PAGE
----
Organization

Mission and Highlights

The National Film Board of Canada (NFB) is a federal cultural agency within the portfolio of the Canadian Heritage Department. Initially known as the National Film Commission, it was created by an act of Parliament in 1939. Its mandate, as set forth in the National Film Act, 1950, is “to produce and distribute and to promote the production and distribution of films designed to interpret Canada to Canadians and to other nations.”

The NFB’s mandate has been revised several times over the years to take into account the changing audiovisual environment and financial and social situation.

The following interpretation of the mandate reflects the new vision of the NFB’s role: “The National Film Board’s mission is to provide new perspectives on Canada and the world from Canadian points of view, perspectives that are not provided by anyone else and that serve Canadian and global audiences by an imaginative exploration of who we are and what we may be. We will do this by creating, distributing and engaging audiences with innovative and distinctive audiovisual works and immersive experiences that will find their place in classrooms, communities, and cinemas, and on all the platforms where audiences watch, exchange and network around creative content.”

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  • 1939: Creation of a National Film Commission
  • 1950: The National Film Act
  • 1965: Regionalization of NFB activities
  • 1973: Greater assistance for private-sector filmmakers
  • 1978: Contracting-out of sponsored films to the private sector
  • 1980: NFB Board of Trustees makes changes to the original mandate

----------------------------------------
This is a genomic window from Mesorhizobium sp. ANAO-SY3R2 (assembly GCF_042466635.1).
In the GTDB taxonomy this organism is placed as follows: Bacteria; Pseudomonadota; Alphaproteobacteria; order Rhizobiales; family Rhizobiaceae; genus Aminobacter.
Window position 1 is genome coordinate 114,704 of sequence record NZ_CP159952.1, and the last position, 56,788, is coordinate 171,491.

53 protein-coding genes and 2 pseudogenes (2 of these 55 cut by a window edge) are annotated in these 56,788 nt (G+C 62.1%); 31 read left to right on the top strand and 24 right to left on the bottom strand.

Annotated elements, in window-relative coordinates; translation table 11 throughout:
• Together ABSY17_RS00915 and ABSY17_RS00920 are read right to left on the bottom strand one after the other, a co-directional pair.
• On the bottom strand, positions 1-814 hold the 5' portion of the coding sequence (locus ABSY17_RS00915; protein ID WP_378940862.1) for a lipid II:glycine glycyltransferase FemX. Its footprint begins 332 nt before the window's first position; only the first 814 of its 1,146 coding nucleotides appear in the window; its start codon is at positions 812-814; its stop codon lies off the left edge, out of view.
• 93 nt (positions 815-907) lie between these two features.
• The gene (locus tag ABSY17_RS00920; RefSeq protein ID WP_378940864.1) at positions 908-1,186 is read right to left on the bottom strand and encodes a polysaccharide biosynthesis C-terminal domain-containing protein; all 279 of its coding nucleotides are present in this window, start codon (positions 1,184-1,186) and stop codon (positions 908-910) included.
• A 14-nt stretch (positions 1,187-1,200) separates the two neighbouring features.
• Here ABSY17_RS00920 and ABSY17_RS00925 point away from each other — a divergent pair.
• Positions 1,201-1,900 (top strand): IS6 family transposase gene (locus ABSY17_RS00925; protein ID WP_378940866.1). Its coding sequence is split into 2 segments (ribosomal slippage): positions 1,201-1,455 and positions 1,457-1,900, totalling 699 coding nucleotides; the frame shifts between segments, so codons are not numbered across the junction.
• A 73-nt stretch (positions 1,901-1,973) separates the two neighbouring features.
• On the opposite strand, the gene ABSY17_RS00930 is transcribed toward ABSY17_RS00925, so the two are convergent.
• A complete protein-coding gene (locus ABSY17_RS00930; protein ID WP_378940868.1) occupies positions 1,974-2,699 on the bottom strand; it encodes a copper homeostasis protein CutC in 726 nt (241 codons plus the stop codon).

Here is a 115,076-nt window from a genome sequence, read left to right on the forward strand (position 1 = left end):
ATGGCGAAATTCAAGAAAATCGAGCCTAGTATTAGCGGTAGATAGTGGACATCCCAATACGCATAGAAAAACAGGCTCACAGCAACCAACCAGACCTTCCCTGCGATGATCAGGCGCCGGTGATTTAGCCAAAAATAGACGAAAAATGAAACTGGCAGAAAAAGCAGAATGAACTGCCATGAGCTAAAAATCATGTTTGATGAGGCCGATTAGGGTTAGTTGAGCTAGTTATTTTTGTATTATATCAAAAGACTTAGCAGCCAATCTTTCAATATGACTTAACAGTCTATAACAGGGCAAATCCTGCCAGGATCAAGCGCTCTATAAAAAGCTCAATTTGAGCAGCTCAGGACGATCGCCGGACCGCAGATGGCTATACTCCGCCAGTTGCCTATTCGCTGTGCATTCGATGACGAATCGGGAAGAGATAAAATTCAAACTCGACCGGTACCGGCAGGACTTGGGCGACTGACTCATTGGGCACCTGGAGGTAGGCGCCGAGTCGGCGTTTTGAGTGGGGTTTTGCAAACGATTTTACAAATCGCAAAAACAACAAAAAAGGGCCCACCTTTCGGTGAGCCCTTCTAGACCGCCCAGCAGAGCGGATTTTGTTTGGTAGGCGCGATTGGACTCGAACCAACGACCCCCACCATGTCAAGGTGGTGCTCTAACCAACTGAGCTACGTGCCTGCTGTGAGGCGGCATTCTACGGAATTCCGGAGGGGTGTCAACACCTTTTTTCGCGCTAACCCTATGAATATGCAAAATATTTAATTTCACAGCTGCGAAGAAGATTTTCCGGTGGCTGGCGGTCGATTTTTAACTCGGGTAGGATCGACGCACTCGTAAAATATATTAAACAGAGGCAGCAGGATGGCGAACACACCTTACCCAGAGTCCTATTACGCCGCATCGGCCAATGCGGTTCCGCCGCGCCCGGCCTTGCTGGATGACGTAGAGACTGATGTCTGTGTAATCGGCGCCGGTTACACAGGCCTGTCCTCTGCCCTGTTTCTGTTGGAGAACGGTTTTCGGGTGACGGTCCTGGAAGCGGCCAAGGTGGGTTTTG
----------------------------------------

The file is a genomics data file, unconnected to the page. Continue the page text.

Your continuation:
• 1980: Creation of the Applebaum-Hébert Committee
  • 1984: The National Film and Video Policy
  • 1995: Re-evaluation of the NFB’s mandate by the Mandate Review Committee
  • 1996: NFB Board approves the NFB’s Action Plan for the NFB in the Year 2000
  • 2002: NFB Board approves the 2002–2006 Strategic Plan
  • 2008: A New NFB Strategy for the Digital Age 2008–2013 Strategic Plan
  • 2009: Launch of the NFB.ca online Screening Room
  • 2013: Launch of the 2013–2018 Strategic PlanImagine, Engage, Transform

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1939: Creation of a National Film Commission
In May 1939, the federal government proposed the creation of a National Film Commission (soon to be known as the National Film Board), to complement the activities of the Government Motion Picture Bureau. The enabling legislation stipulated that the NFB was to “make and distribute films designed to help Canadians in all parts of Canada to understand the ways of living and the problems of Canadians in other parts.”
The legislation also provided that the NFB, with its headquarters in Ottawa, Ontario, would co-ordinate the film activities of all federal departments.

 

1950: The National Film Act
In October, the Canadian Parliament approved The National Film Act, which defines the Board as an agency established “to initiate and promote the production and distribution of films in the national interest and, in particular, to produce and distribute films designed to interpret Canada to Canadians and to other nations” and to

  • represent the Government of Canada in its relations with persons engaged in commercial motion picture film activity in connection with motion picture films for the Government or any department thereof;
  • engage in research in film activity and make available the results thereof to persons engaged in the production of films;
  • advise the Governor in Council in connection with film activities;
  •  discharge such other duties relating to film activity as the Governor in Council may direct the Board to undertake.

1965: Regionalization of NFB activities
As a result of a report commissioned by the federal government and written by independent producer Gordon Sheppard on government cultural policies and activities, the NFB began regionalizing its English production activities. Producers were appointed in Vancouver and Toronto and, soon thereafter, in the Prairies and the Maritimes.